Chelsea Chop and other methods of extending the flowering season
Many gardeners who are happy, even gung-ho, with the secateurs when pruning shrubs and climbers are surprisingly reluctant to take the shears to herbaceous perennials. Maybe this is because it just doesn't seem quite right to be cutting back all that new growth that has sprouted so valiantly after winter dormancy - almost like cutting them back in their prime. However, there are some useful benefits to be had if you can bring your secateurs to bear on a select group of flowers.
Delaying flowering is very straightforward and often referred to as the ‘Chelsea Chop’ because late May (when the Chelsea Flower Show is staged) or early June is the best time to carry it out. There are several approaches you can take, depending on the plants you are cutting back and the effect you are trying to create - as well as how brave you are feeling. The simplest method is to cut all growth back, but this can leave big gaps in your borders, so many professionals opt to cut alternate plants or cut back just one-stem-in-three on prominent plants (see ‘Relay flowering’ below). Another option is to cut back stems that are out of sight at the back of a clump. If this is all too drastic for you, you can achieve similar results with some perennials by regularly pinching out the growing tips before they flower. Bear in mind that the nearer to flowering time you leave any of these cut backs, the later the subsequent flush of blooms will be produced.
You can use this technique to keep tall perennials more compact and less liable to collapse in a summer storm. This is particularly useful for plants such as aster and campanula, which are prone to flopping all over the place even when the weather is good. Sedums too are worth pinching back early in the season to prevent the clumps opening up and sprawling over their neighbours when they come into flower as summer turns into autumn. A few perennial giants, such as eupatorium and veronicastrum, can be kept in proportion to the other perennials in the border by cutting back now. Not only will this keep the overall display balanced, but you will be able to cram in a few more plants.
Some multi-stemmed plants, which produce lots of flowers on stems produced during the current season, can be deliberately pruned to encourage some stems to flower earlier or later than others, thereby spreading the flowering display over a longer period. A few clump-forming perennials that produce a massed display of blooms, such as coreopsis, phlox and helenium, can have their flowering spread over a longer period by selective cutting back. All you need to do is cut back by half about one-third of the stems before they produce flowers. These will then produce several side shoots, each of which will flower later in the summer, effectively extending the season of colour. This technique can also be tried with vigorous shrubs such as lavatera or the butterfly bush (buddleja), which are normally cut back hard each spring. In this case, instead of cutting all the stems back hard, cut back about two-thirds, leaving the others to flower earlier than the hard-pruned stems. Perennials that produce a single main stem of flowers such as foxgloves, delphiniums, hollyhocks and lupins, can be encouraged to produce a second flush of blooms by pruning off the main flower spike as it fades. Carefully make the cut just above the top developing side shoots low down on the plant, which will then grow and flower in mid- to late summer. With this technique it is important to leave the foliage intact even if it is looking a bit tatty.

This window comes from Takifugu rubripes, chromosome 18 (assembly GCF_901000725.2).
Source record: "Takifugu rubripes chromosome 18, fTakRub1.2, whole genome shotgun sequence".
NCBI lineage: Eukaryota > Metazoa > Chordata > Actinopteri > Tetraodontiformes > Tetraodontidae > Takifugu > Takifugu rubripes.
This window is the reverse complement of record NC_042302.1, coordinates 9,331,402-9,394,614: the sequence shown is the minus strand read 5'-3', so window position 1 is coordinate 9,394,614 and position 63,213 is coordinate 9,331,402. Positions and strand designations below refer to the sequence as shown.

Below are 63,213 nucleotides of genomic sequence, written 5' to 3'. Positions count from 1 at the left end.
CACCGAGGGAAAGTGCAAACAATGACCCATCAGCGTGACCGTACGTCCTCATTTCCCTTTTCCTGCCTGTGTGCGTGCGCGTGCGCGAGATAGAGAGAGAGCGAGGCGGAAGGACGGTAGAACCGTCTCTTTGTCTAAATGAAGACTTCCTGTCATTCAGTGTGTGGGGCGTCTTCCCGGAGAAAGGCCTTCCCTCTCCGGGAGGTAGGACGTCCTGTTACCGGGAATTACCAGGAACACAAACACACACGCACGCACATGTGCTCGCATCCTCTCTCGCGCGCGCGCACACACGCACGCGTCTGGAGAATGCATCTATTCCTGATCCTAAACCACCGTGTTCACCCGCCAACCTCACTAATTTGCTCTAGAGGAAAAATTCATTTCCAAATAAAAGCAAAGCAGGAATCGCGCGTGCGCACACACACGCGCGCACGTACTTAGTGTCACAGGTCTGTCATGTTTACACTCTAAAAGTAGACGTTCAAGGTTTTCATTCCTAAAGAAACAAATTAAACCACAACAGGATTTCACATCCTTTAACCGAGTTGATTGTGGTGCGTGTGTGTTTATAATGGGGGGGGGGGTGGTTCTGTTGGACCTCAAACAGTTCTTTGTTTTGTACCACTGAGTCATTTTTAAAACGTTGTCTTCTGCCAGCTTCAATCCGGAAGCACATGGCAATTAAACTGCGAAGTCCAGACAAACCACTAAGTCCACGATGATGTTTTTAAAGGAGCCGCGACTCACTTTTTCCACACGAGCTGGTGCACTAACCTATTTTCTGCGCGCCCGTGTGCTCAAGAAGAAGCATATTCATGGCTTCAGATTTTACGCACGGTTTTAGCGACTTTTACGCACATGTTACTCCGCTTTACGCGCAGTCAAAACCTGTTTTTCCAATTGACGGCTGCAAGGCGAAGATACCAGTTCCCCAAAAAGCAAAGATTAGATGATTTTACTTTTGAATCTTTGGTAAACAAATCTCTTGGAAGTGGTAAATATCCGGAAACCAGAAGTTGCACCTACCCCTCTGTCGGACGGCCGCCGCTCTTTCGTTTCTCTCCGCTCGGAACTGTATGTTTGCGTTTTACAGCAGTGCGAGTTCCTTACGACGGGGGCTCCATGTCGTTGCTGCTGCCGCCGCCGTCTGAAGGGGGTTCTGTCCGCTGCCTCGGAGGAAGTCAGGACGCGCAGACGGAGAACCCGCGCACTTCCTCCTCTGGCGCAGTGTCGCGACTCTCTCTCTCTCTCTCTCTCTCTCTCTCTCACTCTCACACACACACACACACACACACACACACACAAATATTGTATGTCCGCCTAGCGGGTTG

Fresh foliage and a flower bonus
Other perennials are best cut back later in the summer after their main flush of flowers is over. Flowering perennials, such as astrantia, hardy geraniums, lamium and nepeta, can start to look a bit tatty towards the middle of the summer as the effects of drought and pest and disease attack take their toll. You can improve the overall appearance of the plants and, if you are lucky, get another flush of blooms in late summer by cutting all the old foliage right back almost to ground level using a pair of shears. Some gardeners, who've got a lot of plants to cut back, even use a nylon-line trimmer to complete the task. Whichever method you use, the resulting new growth that emerges looks fresh and neat until the autumn. Water plants thoroughly after cutting back and give them a boost by applying a high-potash fertiliser such as rose or tomato food. Plants grown mainly for their attractive foliage, such as artemisia, will maintain a neat habit and fresher looking foliage if they are prevented from flowering altogether. In this case, trim the flowers from the plant before they start to open.